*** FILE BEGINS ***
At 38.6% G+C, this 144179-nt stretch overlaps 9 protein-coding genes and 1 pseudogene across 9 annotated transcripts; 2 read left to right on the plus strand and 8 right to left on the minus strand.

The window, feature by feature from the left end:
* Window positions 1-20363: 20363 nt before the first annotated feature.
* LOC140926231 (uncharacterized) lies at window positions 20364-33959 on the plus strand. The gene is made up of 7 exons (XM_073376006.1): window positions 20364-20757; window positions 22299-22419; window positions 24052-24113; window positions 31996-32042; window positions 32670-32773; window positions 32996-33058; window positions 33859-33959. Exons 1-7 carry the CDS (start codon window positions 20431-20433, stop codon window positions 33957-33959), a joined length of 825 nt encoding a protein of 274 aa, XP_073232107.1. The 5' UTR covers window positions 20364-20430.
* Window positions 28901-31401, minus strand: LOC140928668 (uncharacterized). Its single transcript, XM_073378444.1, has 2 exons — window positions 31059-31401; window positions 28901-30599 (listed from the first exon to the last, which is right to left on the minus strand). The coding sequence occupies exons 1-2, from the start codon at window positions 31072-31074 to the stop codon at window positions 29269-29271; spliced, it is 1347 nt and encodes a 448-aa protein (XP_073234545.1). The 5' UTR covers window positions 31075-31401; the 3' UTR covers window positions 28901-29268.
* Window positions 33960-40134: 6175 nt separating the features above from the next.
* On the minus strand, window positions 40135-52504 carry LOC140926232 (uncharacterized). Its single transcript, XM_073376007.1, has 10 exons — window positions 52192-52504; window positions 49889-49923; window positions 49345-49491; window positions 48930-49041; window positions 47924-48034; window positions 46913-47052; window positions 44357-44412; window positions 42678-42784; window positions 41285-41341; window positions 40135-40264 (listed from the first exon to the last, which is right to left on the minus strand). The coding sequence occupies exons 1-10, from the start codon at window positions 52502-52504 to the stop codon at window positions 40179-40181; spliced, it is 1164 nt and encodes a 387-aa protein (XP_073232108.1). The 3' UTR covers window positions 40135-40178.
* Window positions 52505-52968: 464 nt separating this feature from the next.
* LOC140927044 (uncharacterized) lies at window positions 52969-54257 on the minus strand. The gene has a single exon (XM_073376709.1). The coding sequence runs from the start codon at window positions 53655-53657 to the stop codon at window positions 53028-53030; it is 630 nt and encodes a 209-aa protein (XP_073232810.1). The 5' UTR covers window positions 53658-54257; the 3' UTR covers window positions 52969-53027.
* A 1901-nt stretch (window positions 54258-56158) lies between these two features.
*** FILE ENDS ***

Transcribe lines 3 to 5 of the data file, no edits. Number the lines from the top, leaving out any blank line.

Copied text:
* Window positions 1-20363: 20363 nt before the first annotated feature.
* LOC140926231 (uncharacterized) lies at window positions 20364-33959 on the plus strand. The gene is made up of 7 exons (XM_073376006.1): window positions 20364-20757; window positions 22299-22419; window positions 24052-24113; window positions 31996-32042; window positions 32670-32773; window positions 32996-33058; window positions 33859-33959. Exons 1-7 carry the CDS (start codon window positions 20431-20433, stop codon window positions 33957-33959), a joined length of 825 nt encoding a protein of 274 aa, XP_073232107.1. The 5' UTR covers window positions 20364-20430.
* Window positions 28901-31401, minus strand: LOC140928668 (uncharacterized). Its single transcript, XM_073378444.1, has 2 exons — window positions 31059-31401; window positions 28901-30599 (listed from the first exon to the last, which is right to left on the minus strand). The coding sequence occupies exons 1-2, from the start codon at window positions 31072-31074 to the stop codon at window positions 29269-29271; spliced, it is 1347 nt and encodes a 448-aa protein (XP_073234545.1). The 5' UTR covers window positions 31075-31401; the 3' UTR covers window positions 28901-29268.